How to Start a Roommate Finding Service
The average income for owners of this kind of business in California is $65,000 a year. Best of all, here's a business that you can start with an absolute minimum investment. Practically anyone who lives in a city anywhere in the country can expect to do just about as well, and with a bit of imagination, mixed with some business "moxie", you should be able to do even better!
Income and market potentials for a service such as this are truly fantastic! Rent increases that have far outpaced wage increase have brought about a tremendous need for a method to alleviate the cost of housing. Also, many apartment complexes are being converted into expensive condominiums. These two factors have created a problem of gigantic proportions for millions of people who are concerned about keeping a roof over their heads.
You can make big money solving the problem with your own Roommate Finding Service. We're going to tell you how.
Many of the nation's leading economists are predicting this kind of living arrangement to be the "money-saving answer" for apartment dwellers for the rest of this century. Others are predicting the roommate finding service to become as popular as the employment agency by 1990.
This is an ideal absentee owner business. Most of those operating on the West Coast have a woman doing the managing - sometimes as just the manager, and some times as the owner - manager. This apparently has something to do with the nature of the business, and how most people seem to naturally trust a woman to find the right roommate for them.
As to the fee structure, I suggest something similar to the successful employment agencies. Charge everyone a $25 registration fee to start the ball rolling toward finding them a suitable roommate. You take a Polaroid snapshot of each registrant, have them fill out an appropriate application card which will indicate the kind of roommate they'd be happy with, and start searching through your files for people with similar likes and dislikes.
To get started, you'll want a bank reference; a legal reference, a telephone; a business name, letterhead paper, envelopes and business bards; and office supplies such as a 3 x 5 index cards; typewriter; file cabinet; and a printed questionnaire-application form. You'll also need a responsibility disclaimer, which can be combined with the applicant's agreement- to-pay contract. Once you've found a roommate for your prospective client, you should have it spelled out in your agreement that each of the "matched room mates" will pay you 15% to 20% of the first month's rent. You could charge a bit extra for particular requirements, and perhaps somewhat less for older persons, or for persons with handicaps.
The approval or disapproval is left up in the parties involved. You simply look through your registration card file, pull out five or six apparently suitable roommates, call each of them on the phone and arrange separate meetings for them with your client. Your client reports back to you, and tells you of his or her decision, and you call the person chosen and finalize the deal.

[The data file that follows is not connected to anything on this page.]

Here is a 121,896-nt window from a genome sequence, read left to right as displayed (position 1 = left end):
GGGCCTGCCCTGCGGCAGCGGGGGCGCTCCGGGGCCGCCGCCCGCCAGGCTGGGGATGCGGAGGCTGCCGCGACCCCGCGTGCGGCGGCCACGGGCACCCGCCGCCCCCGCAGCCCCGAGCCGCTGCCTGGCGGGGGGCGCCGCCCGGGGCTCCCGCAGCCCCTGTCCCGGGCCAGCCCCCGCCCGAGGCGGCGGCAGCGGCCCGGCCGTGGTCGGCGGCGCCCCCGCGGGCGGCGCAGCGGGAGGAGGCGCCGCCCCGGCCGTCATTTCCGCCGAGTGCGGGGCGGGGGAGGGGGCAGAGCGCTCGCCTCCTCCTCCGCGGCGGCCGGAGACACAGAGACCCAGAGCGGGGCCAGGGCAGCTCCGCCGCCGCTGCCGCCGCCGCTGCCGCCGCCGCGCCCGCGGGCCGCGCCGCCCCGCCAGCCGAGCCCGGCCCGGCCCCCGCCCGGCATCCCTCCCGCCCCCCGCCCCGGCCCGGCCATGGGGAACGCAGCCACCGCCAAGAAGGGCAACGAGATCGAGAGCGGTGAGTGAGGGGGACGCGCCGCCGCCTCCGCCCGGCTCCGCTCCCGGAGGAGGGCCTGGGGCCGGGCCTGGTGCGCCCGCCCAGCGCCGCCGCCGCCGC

Good advertising will play a most important part in getting this business off the ground. Make up a good circular or "flyer" detaining your roommate finding services, and listing your phone number. Get these flyers on as many bulletin boards in your area as possible. Get them in grocery stores, barber shops, community colleges, beauty salons, bowling alleys; the list of places to "billboard" your flyers is endless. Another idea is to set up "take-one" boxes in as many retail places of business as you can. Don't overlook the value of placing your flyers on car windshields - particularly around apartment complexes, and in the parking lots of the colleges in your area. You might even pay the downtown parking lot attendants to slip one under the windshield wiper of each car he parks on Monday. If you do a good job with the make-up of your flyer, and use your imagination in getting them into the hands of your prospective clients, you'll have no trouble moving your new business into the black quickly.
Even so, you'll need to run regular ads in your area newspapers. The best headings to run your ads under is the Personals Column. Your ad might read:
Need A Roommate? We'll find the ideal roommate for you! Everything handled on a strictly confidential basis. For details, call Jan, Mary, or Carol.
Within only a couple of months, you should be well enough established, and with an income large enough to afford an office location. When you establish your office, do some publicizing of your business with press releases to all the media in your area, and plan some fanfare that will bring attention to your services. Tacking up on your office walls the enthusiastic testimonials of people you've matched with roommates is a very good idea. Later on, you might want to input all your client information on computer, and take video pictures of each client for showing to prospective roommates. In the final analysis, once you have your business underway, your further success will be limited only by your imagination.
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There are hundreds of opportunities in the service arena offering low-cost start-ups and high profit returns. Almost all can be run from home.
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